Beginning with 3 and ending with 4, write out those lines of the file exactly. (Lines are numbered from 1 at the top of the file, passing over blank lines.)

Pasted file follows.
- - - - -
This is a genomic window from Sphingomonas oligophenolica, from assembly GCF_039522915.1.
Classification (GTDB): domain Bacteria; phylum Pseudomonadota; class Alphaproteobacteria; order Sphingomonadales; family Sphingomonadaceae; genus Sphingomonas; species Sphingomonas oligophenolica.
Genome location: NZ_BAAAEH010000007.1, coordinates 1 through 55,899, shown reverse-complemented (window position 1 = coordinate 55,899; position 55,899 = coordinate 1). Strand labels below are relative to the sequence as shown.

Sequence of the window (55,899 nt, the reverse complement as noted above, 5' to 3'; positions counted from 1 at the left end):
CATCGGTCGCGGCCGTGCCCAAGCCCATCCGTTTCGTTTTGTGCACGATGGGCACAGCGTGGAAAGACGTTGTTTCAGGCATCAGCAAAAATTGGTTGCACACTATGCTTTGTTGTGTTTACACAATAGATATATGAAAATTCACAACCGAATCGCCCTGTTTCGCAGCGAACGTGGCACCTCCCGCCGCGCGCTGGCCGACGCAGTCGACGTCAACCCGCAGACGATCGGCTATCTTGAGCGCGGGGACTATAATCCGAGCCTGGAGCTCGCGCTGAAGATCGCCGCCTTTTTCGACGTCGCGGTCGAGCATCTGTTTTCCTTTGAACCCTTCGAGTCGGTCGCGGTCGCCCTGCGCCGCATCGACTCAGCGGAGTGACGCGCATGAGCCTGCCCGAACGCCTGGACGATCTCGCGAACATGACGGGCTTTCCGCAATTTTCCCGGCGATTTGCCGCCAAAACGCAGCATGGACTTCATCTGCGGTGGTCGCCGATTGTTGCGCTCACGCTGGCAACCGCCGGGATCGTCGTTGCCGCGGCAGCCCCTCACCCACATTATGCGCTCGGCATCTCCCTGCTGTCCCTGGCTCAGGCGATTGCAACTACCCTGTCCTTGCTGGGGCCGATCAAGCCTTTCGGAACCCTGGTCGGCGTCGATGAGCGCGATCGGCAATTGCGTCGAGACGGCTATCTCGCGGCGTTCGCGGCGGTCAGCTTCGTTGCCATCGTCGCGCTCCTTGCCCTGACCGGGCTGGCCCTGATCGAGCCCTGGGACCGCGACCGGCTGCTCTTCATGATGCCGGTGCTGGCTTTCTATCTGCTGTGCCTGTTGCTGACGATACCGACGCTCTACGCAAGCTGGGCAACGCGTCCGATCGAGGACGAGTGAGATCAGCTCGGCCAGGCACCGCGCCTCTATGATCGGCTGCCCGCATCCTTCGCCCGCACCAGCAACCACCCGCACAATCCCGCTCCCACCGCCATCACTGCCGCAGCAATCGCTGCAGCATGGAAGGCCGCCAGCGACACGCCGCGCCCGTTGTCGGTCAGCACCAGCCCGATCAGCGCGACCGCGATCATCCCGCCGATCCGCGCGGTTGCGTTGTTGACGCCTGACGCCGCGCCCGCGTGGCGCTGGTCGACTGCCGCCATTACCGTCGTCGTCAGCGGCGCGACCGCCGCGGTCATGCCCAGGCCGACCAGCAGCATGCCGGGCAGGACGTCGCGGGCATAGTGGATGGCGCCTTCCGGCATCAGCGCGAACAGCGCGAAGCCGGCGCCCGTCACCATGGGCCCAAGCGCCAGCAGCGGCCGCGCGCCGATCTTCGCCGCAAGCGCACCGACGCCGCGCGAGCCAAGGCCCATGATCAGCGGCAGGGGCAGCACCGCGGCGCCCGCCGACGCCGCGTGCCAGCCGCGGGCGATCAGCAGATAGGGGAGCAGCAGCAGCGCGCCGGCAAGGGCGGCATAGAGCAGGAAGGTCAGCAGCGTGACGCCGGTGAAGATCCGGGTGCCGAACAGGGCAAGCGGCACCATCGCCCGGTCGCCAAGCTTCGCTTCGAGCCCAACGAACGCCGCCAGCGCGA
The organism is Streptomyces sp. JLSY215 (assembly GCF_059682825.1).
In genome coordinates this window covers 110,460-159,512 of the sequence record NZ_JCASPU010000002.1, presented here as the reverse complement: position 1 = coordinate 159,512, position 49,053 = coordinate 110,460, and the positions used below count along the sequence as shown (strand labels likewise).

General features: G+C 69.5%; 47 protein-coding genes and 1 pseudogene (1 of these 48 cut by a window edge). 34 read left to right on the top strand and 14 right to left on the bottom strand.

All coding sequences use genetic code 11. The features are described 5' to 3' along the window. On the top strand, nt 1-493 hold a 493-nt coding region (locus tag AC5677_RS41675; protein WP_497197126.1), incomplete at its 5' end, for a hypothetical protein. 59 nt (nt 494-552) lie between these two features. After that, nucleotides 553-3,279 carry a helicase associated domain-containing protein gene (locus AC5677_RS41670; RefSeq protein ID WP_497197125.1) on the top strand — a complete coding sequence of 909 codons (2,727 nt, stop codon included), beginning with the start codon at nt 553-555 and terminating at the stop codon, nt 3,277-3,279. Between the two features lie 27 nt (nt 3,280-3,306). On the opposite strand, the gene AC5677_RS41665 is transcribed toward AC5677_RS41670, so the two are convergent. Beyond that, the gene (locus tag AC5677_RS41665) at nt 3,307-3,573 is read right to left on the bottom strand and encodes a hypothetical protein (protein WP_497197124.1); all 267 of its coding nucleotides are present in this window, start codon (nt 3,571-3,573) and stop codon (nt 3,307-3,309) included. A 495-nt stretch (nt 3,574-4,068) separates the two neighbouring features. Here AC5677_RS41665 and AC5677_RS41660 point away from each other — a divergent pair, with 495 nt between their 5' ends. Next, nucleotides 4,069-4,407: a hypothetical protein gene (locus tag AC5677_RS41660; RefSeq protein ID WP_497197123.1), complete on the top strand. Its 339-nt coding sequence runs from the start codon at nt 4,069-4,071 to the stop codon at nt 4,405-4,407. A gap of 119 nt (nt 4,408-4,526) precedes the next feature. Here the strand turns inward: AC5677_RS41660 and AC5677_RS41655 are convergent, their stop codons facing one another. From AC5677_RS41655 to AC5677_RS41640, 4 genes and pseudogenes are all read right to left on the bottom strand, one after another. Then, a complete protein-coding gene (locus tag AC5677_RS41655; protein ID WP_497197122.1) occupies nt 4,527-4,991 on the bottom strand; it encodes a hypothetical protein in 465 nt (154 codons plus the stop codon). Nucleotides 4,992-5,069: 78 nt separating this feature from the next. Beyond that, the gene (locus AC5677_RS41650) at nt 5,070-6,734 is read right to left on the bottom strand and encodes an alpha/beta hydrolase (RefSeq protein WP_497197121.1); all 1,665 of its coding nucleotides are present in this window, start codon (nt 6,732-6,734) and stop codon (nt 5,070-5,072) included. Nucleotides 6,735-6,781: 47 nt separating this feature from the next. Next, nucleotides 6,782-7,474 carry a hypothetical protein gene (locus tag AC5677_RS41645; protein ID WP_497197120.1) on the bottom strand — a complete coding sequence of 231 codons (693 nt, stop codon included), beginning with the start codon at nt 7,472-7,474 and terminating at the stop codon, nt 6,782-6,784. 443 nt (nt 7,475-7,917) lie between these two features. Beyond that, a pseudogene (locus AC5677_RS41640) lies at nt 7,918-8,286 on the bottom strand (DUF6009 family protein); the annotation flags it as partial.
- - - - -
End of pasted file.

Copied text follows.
Genome location: NZ_BAAAEH010000007.1, coordinates 1 through 55,899, shown reverse-complemented (window position 1 = coordinate 55,899; position 55,899 = coordinate 1). Strand labels below are relative to the sequence as shown.

Sequence of the window (55,899 nt, the reverse complement as noted above, 5' to 3'; positions counted from 1 at the left end):